Tom Hanks' Filmography (Part II)

I truly enjoy Tom Hanks in romantic comedies such as The Terminal (♦♦♦♦♦), You’ve Got Mail (♦♦♦♦♦) and Sleepless in Seattle (♦♦♦♦). In You’ve Got Mail, he has the opportunity to team up again with Meg Ryan after Sleepless in Seattle, and with equally delectable result. In Sleepless in Seattle, both Hanks and Ryan were younger and cuter, and the film has the allure of old cinema. In it, Hanks stars as Sam Baldwin, a widower, father to an eight year old son who, worried about his father not being able to move on, calls a radio station to tell his father’s story to a psychologist. Annie Reed (Meg Ryan), a newspaper employee on her way to meeting family for Christmas, hears the conversation on the radio and realizes she has found her soul mate. But uniting these two star crossed lovers won’t be an easy feat considering they live on opposites sides of the continent and that they have never met. You’ve Got Mail is a contemporary look on the power of modern means of communications, namely the internet. In this motion picture, Hanks and Ryan are business rivals competing for a place in the selling books market. They fall in love online without suspecting each other’s identities, but when his family’s enterprise puts her out of business, they both have to live with the consequences and must ultimately decide if they are good for each other. Adorable movie! The Terminal is a romantic movie without intending to be so. This film is more about friendship and the sacrifices made in its name, with an ill-fated romance thrown into the mix. When political upheaval overtakes his native country, Viktor Navorski gets stranded at Kennedy Airport, NY City, without the possibility of leaving the facilities because authorities don’t recognize his passport or the authorities that emitted it. He keeps on living as normally as possible within the terminal perimeter, until the head of security focuses on him, making his life a living hell, all the while tantalizing him to cross the airport’s doors to get to NY City. Catherine Zeta-Jones (The Mask of Zorro, Entrapment), Stanley Tucci (The Devil Wears Prada, Shall We Dance?) and Zoe Saldana (Avatar, Vantage Point) co-star.

In Philadelphia (♦♦♦♦♦), Tom Hanks showed that he is not afraid to tackle controversial social issues. In this motion picture, Andrew Beckett (Tom Hanks in an Oscar winning role), a young attorney, is fired from his law firm when the partners learn he is homosexual and suspect he is HIV positive. He sues the law firm on the basis of wrongful termination. He wins with the help of a homophobic lawyer, skillfully interpreted by Denzel Washington, but Andy doesn’t have too much time at his disposal. Very sad movie! Another Best Actor Oscar came the following year for his performance in Forrest Gump (♦♦♦♦♦). “My name is Forrest, Forrest Gump…” That’s the phrase with which the main character always starts conversations with strangers. Forrest Gump, a slow witted man, becomes the quintessential American hero after saving his fellow soldiers in the Vietnam War, for which he is awarded a medal. After the war, he goes into business with his former officer and becomes a millionaire…Has a son with his best friend…Along the way, he manages to be at the center of every major American political and social event in the 1960s and 1970s. In my opinion, this role defined Tom Hanks’ career because he WAS Forrest Gump. Robin Wright Penn (The Pledge, Message in a Bottle), Gary Sinise (Snake Eyes, Truman) and Sally Field (Norma Rae, Brothers and Sisters) co-star.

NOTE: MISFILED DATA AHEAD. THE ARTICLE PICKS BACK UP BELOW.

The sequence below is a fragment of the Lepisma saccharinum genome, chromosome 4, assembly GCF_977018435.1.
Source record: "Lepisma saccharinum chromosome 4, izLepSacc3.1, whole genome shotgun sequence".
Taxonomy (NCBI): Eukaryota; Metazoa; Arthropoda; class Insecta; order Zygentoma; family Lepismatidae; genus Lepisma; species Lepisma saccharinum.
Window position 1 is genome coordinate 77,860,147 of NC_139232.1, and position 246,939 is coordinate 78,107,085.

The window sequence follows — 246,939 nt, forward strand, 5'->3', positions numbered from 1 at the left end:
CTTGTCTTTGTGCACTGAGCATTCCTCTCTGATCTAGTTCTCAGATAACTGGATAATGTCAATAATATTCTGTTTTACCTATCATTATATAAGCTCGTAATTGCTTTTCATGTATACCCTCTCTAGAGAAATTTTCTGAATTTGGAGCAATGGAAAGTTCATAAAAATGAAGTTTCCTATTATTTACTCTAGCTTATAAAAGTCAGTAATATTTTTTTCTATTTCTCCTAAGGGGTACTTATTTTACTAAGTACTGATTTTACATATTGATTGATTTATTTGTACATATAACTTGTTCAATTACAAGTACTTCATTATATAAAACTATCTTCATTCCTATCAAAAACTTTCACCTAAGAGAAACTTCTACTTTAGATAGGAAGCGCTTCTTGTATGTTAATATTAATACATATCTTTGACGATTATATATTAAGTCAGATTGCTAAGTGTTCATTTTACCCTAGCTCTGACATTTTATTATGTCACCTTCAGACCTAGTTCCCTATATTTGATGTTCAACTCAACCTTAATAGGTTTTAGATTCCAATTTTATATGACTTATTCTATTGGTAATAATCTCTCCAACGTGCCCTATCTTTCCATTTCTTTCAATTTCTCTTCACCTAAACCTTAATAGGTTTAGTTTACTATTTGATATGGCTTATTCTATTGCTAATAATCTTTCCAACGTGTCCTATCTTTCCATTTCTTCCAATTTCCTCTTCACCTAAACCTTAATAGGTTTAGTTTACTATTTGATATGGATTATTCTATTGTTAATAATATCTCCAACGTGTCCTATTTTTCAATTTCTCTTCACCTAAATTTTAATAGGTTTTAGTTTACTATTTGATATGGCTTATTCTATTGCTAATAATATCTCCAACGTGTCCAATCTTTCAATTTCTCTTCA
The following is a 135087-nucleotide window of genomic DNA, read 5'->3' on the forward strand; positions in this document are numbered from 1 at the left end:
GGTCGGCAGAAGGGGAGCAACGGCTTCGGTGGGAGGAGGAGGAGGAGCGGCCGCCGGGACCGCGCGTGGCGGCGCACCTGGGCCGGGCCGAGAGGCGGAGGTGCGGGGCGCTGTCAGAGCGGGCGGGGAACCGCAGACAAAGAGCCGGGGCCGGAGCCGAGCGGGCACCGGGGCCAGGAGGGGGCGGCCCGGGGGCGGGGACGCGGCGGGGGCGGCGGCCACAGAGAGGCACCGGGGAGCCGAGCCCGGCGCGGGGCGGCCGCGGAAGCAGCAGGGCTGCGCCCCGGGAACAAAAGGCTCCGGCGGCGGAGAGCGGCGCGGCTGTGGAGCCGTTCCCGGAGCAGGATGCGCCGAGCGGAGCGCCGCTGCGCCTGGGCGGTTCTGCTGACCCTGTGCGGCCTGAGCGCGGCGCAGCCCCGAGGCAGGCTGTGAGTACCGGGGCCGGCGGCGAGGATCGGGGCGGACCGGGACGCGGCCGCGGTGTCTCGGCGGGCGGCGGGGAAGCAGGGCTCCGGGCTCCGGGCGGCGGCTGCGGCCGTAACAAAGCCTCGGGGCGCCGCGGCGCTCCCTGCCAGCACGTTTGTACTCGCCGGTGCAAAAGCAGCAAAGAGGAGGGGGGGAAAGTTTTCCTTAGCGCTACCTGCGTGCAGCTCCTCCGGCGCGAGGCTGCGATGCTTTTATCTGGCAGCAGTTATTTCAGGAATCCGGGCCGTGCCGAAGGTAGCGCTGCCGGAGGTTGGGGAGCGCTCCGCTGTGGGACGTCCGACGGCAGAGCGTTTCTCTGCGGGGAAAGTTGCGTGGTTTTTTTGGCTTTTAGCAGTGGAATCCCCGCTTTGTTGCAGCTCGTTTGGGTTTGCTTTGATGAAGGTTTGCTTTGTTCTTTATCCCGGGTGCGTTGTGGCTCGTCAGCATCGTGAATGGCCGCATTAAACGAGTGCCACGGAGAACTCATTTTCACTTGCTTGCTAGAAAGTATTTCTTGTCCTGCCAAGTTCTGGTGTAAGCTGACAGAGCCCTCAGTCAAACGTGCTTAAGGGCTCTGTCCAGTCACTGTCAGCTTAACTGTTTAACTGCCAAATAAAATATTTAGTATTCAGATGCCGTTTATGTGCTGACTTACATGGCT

Apollo 13 (♦♦♦♦♦) and From the Earth to the Moon (♦♦♦♦♦) both cover the topic of American space race. Apollo 13 recounts the days when a crew of three astronauts led by Jim Lovell, suffered a mishap on their way to the moon and lost their one-in-a-lifetime chance to walk on our only satellite. The crew of the Apollo 13 not only missed the chance to visit the moon, but came very close to orbiting the Earth forever if they hadn’t made it on their first entrance attempt, due to their spacecraft drifting 200,000 miles from the Earth. The rescue of those astronauts and subsequent entrance to the Earth’s atmosphere is the stuff of legends! From the Earth to the Moon is a 12-hour HBO miniseries that tells the story of the American space program from its beginnings until the last man left the moon. If you ever wanted to become an astronaut, or are a space buff, then this series is for you. Very inspiring!

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